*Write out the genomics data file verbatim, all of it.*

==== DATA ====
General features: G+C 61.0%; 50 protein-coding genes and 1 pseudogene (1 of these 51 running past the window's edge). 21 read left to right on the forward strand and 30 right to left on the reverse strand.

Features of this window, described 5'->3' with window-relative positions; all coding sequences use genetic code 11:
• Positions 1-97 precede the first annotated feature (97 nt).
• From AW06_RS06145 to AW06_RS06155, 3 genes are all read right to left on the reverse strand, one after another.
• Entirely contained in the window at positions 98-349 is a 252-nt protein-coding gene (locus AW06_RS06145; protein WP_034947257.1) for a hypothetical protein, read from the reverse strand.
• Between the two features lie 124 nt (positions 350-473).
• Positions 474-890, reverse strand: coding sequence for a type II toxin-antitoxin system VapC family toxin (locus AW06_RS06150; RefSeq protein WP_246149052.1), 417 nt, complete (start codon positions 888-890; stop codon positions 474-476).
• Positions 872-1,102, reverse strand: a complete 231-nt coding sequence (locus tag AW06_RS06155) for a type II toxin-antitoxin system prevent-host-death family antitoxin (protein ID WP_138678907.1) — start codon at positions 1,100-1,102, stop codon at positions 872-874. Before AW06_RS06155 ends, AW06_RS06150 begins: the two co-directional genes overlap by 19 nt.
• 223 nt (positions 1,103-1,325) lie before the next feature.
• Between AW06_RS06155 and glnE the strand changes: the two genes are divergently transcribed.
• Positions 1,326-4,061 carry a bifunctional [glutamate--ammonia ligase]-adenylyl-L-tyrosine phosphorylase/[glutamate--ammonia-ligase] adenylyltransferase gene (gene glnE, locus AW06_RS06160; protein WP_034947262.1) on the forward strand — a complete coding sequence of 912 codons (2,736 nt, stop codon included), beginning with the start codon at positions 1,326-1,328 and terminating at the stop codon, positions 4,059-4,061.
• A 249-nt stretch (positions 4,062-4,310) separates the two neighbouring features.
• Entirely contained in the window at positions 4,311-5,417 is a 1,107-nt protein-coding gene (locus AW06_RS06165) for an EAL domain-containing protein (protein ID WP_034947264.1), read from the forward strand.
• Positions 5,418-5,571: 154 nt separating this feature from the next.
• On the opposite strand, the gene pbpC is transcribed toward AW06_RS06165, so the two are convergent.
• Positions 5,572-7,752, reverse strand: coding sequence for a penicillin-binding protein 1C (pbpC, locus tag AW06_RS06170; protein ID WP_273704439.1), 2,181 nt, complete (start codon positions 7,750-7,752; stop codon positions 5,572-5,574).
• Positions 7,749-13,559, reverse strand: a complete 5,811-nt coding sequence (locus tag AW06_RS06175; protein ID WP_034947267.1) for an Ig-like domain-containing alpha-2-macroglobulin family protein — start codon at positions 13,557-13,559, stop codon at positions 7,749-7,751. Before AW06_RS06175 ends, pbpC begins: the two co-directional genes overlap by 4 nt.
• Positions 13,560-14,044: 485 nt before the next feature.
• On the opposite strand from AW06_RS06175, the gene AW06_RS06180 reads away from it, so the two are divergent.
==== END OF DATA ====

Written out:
General features: G+C 61.0%; 50 protein-coding genes and 1 pseudogene (1 of these 51 running past the window's edge). 21 read left to right on the forward strand and 30 right to left on the reverse strand.

Features of this window, described 5'->3' with window-relative positions; all coding sequences use genetic code 11:
• Positions 1-97 precede the first annotated feature (97 nt).
• From AW06_RS06145 to AW06_RS06155, 3 genes are all read right to left on the reverse strand, one after another.
• Entirely contained in the window at positions 98-349 is a 252-nt protein-coding gene (locus AW06_RS06145; protein WP_034947257.1) for a hypothetical protein, read from the reverse strand.
• Between the two features lie 124 nt (positions 350-473).
• Positions 474-890, reverse strand: coding sequence for a type II toxin-antitoxin system VapC family toxin (locus AW06_RS06150; RefSeq protein WP_246149052.1), 417 nt, complete (start codon positions 888-890; stop codon positions 474-476).
• Positions 872-1,102, reverse strand: a complete 231-nt coding sequence (locus tag AW06_RS06155) for a type II toxin-antitoxin system prevent-host-death family antitoxin (protein ID WP_138678907.1) — start codon at positions 1,100-1,102, stop codon at positions 872-874. Before AW06_RS06155 ends, AW06_RS06150 begins: the two co-directional genes overlap by 19 nt.
• 223 nt (positions 1,103-1,325) lie before the next feature.
• Between AW06_RS06155 and glnE the strand changes: the two genes are divergently transcribed.
• Positions 1,326-4,061 carry a bifunctional [glutamate--ammonia ligase]-adenylyl-L-tyrosine phosphorylase/[glutamate--ammonia-ligase] adenylyltransferase gene (gene glnE, locus AW06_RS06160; protein WP_034947262.1) on the forward strand — a complete coding sequence of 912 codons (2,736 nt, stop codon included), beginning with the start codon at positions 1,326-1,328 and terminating at the stop codon, positions 4,059-4,061.
• A 249-nt stretch (positions 4,062-4,310) separates the two neighbouring features.
• Entirely contained in the window at positions 4,311-5,417 is a 1,107-nt protein-coding gene (locus AW06_RS06165) for an EAL domain-containing protein (protein ID WP_034947264.1), read from the forward strand.
• Positions 5,418-5,571: 154 nt separating this feature from the next.
• On the opposite strand, the gene pbpC is transcribed toward AW06_RS06165, so the two are convergent.
• Positions 5,572-7,752, reverse strand: coding sequence for a penicillin-binding protein 1C (pbpC, locus tag AW06_RS06170; protein ID WP_273704439.1), 2,181 nt, complete (start codon positions 7,750-7,752; stop codon positions 5,572-5,574).
• Positions 7,749-13,559, reverse strand: a complete 5,811-nt coding sequence (locus tag AW06_RS06175; protein ID WP_034947267.1) for an Ig-like domain-containing alpha-2-macroglobulin family protein — start codon at positions 13,557-13,559, stop codon at positions 7,749-7,751. Before AW06_RS06175 ends, pbpC begins: the two co-directional genes overlap by 4 nt.
• Positions 13,560-14,044: 485 nt before the next feature.
• On the opposite strand from AW06_RS06175, the gene AW06_RS06180 reads away from it, so the two are divergent.